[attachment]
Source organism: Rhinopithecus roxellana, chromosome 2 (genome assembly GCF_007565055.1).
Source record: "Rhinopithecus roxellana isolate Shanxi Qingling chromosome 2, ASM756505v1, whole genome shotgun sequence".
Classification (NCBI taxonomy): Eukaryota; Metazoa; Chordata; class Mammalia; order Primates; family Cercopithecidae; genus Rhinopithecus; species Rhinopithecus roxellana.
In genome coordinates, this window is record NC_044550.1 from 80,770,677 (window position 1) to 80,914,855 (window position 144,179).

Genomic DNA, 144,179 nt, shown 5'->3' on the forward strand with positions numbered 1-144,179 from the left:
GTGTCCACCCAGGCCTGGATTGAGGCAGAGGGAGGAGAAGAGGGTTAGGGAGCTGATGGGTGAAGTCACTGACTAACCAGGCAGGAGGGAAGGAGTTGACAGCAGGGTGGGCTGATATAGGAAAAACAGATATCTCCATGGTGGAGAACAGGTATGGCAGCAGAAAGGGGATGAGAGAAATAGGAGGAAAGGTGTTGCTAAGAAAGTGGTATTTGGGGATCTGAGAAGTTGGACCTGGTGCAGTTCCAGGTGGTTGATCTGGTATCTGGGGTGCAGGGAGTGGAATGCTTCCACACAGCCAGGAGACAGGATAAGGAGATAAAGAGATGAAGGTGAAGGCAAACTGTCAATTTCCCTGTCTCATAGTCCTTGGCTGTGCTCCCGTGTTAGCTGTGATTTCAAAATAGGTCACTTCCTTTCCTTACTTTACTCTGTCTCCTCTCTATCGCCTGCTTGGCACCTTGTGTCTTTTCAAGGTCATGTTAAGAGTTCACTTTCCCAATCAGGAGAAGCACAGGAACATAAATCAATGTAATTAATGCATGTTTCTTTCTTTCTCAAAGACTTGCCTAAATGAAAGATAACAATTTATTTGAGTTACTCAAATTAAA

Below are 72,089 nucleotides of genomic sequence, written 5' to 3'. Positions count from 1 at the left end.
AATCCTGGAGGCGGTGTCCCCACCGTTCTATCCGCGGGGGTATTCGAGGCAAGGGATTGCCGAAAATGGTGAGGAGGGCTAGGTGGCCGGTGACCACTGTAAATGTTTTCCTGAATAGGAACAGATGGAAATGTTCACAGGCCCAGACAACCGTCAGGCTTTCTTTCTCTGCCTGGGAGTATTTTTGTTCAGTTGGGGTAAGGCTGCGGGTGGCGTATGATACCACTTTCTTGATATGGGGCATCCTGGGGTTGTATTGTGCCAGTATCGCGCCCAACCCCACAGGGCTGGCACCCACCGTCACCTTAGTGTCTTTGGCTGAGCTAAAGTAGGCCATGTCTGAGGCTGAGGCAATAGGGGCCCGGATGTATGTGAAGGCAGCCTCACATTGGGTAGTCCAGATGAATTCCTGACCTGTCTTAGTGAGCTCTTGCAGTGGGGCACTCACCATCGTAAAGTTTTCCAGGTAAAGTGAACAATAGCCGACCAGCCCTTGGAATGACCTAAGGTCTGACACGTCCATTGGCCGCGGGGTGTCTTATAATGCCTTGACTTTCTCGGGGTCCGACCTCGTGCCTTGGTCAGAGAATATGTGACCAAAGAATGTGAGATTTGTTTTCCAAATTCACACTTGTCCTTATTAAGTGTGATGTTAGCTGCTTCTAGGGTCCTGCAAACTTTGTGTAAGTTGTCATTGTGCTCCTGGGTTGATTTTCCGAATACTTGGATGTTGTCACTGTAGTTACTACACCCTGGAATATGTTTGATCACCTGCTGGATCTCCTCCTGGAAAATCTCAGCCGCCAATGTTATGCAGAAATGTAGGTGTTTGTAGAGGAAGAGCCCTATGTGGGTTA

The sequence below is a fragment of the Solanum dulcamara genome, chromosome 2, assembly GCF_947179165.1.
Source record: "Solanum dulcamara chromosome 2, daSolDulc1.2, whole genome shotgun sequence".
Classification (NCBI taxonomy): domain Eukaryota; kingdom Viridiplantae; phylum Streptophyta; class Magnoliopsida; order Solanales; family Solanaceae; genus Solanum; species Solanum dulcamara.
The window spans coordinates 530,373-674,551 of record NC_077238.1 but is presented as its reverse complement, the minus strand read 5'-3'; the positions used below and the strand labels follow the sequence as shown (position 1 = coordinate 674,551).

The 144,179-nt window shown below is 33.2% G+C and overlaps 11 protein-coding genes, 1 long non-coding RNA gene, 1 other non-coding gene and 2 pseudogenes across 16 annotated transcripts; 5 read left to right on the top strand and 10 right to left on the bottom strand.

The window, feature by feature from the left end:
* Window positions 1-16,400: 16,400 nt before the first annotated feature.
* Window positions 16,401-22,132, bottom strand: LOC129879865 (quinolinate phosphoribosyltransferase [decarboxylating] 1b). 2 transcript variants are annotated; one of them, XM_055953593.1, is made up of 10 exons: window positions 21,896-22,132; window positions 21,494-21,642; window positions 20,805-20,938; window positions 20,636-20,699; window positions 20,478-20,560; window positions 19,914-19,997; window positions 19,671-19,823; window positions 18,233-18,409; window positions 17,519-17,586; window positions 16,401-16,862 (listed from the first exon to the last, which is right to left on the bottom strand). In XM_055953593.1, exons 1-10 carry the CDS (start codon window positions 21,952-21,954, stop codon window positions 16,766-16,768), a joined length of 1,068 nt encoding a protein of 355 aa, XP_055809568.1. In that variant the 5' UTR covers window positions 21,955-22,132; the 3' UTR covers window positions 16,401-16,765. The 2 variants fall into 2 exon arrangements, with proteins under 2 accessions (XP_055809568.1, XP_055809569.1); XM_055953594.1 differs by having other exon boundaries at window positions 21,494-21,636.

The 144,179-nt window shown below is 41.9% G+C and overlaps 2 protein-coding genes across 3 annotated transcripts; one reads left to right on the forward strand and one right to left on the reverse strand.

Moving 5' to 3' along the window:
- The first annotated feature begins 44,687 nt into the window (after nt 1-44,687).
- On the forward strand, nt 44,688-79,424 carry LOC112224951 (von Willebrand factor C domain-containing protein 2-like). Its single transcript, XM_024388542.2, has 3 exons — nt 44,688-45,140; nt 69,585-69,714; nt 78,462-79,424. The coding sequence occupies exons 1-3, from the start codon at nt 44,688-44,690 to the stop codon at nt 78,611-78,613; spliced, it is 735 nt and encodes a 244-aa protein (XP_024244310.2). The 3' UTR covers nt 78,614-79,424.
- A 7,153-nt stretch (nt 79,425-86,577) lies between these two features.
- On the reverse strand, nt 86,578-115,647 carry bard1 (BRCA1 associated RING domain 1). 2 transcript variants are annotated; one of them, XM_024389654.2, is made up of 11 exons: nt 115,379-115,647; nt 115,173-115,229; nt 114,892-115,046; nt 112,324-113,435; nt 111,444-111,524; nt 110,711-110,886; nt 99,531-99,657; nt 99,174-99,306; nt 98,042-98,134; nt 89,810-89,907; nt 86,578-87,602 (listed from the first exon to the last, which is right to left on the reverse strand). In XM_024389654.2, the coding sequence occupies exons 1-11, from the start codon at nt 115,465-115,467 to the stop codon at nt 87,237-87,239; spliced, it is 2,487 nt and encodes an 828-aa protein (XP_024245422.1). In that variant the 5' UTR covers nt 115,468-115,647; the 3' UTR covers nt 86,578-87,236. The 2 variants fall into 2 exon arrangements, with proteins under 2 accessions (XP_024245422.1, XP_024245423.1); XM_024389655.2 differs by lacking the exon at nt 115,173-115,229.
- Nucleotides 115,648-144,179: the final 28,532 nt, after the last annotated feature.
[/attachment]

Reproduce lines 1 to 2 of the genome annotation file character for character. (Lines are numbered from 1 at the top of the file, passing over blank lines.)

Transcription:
Source organism: Rhinopithecus roxellana, chromosome 2 (genome assembly GCF_007565055.1).
Source record: "Rhinopithecus roxellana isolate Shanxi Qingling chromosome 2, ASM756505v1, whole genome shotgun sequence".